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Adventures in Bookland: Early Riser by Jasper Fforde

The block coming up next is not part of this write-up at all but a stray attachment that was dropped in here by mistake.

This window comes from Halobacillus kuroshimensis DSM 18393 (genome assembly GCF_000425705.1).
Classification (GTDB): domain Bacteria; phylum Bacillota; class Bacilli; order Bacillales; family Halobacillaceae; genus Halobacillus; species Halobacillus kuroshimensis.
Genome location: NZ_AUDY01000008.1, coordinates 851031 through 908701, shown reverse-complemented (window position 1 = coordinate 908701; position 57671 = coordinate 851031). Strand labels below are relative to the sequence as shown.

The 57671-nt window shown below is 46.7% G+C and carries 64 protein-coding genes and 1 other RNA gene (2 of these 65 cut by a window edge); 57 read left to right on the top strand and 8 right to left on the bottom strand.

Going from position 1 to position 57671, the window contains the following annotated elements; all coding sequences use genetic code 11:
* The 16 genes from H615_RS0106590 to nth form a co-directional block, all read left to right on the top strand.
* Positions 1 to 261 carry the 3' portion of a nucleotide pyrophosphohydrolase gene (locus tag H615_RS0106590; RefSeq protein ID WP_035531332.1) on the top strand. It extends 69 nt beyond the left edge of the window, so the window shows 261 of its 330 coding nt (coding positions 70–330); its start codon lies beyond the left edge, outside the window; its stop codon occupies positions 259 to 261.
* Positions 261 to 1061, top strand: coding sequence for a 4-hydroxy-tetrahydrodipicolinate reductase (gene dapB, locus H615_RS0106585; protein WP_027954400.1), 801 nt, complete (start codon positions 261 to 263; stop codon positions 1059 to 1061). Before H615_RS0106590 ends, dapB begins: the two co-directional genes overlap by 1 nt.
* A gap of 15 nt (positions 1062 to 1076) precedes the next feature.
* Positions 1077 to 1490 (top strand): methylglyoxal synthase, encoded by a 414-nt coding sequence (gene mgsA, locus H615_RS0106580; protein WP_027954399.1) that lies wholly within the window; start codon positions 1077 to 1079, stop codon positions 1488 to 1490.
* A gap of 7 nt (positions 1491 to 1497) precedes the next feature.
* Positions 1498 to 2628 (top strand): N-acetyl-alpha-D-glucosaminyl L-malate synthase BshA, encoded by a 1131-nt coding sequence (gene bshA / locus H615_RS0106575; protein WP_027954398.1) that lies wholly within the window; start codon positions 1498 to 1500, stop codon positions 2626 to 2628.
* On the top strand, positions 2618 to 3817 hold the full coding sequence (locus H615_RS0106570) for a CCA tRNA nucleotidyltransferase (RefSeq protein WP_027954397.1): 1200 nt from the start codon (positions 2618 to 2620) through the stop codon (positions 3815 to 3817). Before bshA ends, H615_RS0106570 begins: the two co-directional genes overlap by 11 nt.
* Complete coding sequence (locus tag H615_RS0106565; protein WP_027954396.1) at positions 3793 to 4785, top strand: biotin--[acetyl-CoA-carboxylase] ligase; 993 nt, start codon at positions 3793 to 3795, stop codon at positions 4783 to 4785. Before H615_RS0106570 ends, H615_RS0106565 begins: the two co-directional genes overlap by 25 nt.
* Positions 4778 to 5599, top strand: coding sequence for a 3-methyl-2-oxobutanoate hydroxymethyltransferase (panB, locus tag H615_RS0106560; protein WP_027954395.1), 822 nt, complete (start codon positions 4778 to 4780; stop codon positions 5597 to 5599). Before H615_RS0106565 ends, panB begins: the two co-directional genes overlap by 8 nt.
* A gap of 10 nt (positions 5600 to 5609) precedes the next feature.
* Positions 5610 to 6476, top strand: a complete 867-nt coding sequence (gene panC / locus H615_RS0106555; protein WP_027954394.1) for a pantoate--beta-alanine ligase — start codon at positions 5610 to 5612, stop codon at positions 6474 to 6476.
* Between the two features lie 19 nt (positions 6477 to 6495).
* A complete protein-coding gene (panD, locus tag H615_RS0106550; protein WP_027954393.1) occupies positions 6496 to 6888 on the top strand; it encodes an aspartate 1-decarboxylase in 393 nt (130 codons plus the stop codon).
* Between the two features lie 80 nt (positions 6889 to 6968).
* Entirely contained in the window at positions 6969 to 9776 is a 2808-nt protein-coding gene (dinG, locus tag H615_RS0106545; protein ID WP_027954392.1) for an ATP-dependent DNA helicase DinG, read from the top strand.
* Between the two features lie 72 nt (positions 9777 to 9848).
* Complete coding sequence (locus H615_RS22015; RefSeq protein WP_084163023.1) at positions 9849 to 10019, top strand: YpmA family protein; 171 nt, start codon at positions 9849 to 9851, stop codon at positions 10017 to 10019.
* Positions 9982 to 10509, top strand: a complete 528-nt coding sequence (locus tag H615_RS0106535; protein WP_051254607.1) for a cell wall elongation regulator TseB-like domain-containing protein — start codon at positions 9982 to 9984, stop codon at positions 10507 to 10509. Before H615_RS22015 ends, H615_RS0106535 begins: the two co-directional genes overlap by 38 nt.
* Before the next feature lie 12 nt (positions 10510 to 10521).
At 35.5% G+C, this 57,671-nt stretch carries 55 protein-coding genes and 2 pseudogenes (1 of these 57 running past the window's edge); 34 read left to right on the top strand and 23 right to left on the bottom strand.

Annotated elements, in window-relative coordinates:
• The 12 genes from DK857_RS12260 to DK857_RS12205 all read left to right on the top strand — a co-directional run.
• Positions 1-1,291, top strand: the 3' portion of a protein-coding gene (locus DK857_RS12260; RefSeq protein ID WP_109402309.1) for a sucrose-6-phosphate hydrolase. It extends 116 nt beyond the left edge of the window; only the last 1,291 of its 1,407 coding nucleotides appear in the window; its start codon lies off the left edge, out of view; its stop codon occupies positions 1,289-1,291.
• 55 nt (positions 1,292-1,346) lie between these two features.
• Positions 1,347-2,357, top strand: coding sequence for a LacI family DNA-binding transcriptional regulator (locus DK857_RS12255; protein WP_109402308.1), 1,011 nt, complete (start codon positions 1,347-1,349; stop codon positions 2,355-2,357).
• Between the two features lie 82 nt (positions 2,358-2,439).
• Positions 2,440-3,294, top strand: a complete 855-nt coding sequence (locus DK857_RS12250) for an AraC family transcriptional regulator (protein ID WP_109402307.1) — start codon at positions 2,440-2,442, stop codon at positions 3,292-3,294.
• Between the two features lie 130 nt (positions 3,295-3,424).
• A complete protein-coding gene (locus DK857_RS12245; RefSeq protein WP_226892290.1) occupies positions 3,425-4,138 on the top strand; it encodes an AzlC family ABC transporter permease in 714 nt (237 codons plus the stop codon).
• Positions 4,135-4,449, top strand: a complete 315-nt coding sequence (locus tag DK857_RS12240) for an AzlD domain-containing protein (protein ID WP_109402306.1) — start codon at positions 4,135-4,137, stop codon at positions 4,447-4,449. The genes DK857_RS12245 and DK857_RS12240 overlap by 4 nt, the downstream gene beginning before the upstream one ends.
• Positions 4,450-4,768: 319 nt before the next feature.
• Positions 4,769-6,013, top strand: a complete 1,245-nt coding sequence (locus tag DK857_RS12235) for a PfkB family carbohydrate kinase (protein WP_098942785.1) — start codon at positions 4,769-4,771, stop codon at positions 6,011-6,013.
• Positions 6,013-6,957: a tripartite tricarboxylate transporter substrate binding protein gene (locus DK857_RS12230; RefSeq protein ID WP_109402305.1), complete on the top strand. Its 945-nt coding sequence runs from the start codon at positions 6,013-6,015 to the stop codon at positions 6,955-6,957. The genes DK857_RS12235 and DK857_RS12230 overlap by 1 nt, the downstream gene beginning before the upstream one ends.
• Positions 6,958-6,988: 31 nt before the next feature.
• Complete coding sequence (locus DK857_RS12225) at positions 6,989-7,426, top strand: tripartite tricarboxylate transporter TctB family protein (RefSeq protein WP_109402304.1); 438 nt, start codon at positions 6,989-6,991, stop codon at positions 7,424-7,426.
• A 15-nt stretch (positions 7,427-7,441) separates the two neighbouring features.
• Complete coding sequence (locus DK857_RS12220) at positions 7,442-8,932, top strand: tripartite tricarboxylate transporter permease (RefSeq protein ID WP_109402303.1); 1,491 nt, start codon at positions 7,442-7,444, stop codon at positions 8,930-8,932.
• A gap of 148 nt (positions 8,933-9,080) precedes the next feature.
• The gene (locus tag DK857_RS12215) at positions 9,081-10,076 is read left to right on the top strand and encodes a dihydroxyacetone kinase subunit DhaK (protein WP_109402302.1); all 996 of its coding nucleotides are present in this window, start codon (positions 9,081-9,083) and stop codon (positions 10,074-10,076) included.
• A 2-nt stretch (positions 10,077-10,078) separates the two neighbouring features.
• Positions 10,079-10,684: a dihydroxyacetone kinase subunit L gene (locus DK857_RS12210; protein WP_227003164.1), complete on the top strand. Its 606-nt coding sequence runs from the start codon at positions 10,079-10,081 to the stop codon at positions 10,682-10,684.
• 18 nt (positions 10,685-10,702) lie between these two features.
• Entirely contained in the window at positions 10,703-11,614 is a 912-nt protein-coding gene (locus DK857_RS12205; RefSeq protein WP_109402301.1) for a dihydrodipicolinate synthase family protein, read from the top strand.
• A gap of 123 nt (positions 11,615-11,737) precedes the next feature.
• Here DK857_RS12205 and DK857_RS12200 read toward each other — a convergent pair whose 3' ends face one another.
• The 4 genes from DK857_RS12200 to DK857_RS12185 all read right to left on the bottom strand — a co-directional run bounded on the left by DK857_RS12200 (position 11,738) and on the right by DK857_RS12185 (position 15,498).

Writing on a day in February when the temperature looks set to reach 18 degrees Centigrade and the sky is a bowl of blue unflicked with a single blob of white, winter seems a long way away. In Jasper Fforde’s new book, Early Riser, winter is a brute: a season of such ferocity that humans have evolved the capacity to hibernate to escape its rigours. It’s a fascinating idea, but one that is also the key weakness of the book. Early Riser has all Fforde’s usual comic genius, spinning word play and world play out of this central conceit, but ultimately the book fails because it’s impossible to construct a world sufficiently similar to our own that Fforde can poke fun at contemporary foibles while still having almost everybody asleep for three months during the arctic winter in Wales. It just doesn’t work. The world, trembling on the brink of toppling into Snowball Earth, with humans that hibernate, would be something completely different, not the hybrid that Fforde creates here. That aside, the story is funny, tense and quite affecting. But where Fforde’s Thursday Next novels and Nursery Crime novels convincingly create worlds that are different yet closely related to our own, this one doesn’t.

 

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